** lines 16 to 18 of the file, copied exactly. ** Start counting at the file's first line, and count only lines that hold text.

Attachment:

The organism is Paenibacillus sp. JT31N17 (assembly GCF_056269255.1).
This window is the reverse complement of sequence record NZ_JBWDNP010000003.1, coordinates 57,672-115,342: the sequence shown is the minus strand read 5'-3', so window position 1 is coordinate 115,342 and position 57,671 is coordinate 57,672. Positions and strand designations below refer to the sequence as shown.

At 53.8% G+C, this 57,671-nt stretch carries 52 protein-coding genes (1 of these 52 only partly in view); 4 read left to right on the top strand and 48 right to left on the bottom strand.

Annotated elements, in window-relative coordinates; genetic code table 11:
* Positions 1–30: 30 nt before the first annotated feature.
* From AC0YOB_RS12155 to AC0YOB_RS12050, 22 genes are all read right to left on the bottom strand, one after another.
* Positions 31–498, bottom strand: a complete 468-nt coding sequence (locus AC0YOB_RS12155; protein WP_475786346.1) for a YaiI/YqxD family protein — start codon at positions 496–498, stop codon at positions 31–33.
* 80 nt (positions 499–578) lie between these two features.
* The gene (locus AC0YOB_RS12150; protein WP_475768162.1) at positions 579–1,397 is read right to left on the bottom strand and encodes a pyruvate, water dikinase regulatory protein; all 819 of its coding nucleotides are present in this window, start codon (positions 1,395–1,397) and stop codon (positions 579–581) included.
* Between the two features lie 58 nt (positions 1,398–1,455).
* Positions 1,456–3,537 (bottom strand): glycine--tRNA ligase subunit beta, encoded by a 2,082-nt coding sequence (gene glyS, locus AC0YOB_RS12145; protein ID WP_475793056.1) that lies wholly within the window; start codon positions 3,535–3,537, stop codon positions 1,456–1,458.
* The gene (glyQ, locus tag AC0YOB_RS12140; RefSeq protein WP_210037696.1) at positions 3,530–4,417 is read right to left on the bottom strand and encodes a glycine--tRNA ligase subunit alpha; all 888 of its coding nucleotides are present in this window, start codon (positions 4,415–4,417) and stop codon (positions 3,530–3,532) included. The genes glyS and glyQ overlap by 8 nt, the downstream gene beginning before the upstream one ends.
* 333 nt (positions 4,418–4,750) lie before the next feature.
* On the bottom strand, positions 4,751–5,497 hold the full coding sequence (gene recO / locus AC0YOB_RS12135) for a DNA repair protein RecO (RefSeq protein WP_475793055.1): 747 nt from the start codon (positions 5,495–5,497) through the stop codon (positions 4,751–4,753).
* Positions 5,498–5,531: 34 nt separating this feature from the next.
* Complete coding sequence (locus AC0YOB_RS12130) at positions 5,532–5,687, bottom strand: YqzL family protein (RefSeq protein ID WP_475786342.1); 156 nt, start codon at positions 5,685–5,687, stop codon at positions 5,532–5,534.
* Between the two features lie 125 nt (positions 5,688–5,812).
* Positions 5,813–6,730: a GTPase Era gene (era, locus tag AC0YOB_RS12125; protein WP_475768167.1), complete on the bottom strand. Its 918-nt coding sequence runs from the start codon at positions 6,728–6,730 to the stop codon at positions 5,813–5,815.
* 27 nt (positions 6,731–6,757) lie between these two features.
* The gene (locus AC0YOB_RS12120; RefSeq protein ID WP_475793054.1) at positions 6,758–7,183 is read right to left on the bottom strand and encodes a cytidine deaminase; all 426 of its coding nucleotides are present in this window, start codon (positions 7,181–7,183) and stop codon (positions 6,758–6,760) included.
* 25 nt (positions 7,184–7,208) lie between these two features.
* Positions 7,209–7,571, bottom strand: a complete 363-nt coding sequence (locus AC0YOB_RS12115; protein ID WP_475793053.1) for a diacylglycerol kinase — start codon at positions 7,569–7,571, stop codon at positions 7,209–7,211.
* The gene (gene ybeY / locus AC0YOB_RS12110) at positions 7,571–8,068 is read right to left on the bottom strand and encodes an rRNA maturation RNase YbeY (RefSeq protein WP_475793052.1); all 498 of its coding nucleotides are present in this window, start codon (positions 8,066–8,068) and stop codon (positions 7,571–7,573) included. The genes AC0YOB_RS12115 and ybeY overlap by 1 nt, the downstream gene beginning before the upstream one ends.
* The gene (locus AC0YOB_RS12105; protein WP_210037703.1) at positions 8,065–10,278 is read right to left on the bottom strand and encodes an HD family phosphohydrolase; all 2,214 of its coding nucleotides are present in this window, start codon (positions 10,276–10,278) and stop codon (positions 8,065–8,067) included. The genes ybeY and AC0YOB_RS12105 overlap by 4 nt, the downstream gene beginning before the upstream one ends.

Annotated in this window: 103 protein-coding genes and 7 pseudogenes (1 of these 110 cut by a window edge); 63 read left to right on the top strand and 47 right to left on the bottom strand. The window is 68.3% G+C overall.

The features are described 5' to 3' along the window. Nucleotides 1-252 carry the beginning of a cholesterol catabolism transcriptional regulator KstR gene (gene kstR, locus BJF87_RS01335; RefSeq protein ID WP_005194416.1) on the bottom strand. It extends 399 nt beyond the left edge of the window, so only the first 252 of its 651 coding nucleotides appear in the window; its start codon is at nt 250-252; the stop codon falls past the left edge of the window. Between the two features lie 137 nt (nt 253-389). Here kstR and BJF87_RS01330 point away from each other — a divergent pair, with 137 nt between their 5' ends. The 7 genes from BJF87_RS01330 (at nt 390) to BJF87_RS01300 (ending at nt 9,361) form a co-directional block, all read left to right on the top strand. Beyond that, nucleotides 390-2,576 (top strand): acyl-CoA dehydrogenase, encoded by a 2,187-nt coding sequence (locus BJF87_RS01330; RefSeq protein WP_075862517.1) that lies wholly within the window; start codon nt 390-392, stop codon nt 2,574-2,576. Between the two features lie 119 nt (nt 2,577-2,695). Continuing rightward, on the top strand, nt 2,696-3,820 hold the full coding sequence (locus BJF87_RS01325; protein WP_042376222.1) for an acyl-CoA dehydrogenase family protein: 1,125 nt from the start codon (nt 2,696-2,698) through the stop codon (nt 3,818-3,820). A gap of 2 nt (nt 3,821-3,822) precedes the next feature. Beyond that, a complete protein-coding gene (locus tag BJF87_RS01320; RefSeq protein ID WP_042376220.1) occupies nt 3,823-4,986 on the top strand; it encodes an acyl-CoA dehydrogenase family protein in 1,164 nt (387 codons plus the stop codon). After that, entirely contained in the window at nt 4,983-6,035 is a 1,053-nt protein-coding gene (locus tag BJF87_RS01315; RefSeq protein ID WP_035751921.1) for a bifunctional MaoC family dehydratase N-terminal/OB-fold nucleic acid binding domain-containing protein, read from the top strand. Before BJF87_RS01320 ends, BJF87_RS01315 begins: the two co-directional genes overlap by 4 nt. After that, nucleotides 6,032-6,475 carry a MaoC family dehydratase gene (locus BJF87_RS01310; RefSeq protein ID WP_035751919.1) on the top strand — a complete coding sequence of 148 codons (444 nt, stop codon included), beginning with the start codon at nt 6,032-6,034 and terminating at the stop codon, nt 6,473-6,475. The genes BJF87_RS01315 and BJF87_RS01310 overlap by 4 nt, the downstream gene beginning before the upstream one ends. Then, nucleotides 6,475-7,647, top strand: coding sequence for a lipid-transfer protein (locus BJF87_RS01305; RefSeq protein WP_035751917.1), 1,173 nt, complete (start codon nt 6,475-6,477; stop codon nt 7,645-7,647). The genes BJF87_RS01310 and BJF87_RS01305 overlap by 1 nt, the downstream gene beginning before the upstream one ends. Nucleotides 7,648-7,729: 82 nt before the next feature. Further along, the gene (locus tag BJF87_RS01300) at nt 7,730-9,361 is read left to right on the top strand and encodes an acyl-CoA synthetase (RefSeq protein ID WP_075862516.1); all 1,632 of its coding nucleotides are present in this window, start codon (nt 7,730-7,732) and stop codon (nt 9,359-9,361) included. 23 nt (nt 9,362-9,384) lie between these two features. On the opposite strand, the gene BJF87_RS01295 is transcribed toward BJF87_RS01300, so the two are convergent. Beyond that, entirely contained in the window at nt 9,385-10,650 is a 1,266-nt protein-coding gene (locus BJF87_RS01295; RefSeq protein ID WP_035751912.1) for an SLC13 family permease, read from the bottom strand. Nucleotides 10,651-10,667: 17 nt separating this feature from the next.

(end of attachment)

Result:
* Complete coding sequence (locus AC0YOB_RS12130) at positions 5,532–5,687, bottom strand: YqzL family protein (RefSeq protein ID WP_475786342.1); 156 nt, start codon at positions 5,685–5,687, stop codon at positions 5,532–5,534.
* Between the two features lie 125 nt (positions 5,688–5,812).
* Positions 5,813–6,730: a GTPase Era gene (era, locus tag AC0YOB_RS12125; protein WP_475768167.1), complete on the bottom strand. Its 918-nt coding sequence runs from the start codon at positions 6,728–6,730 to the stop codon at positions 5,813–5,815.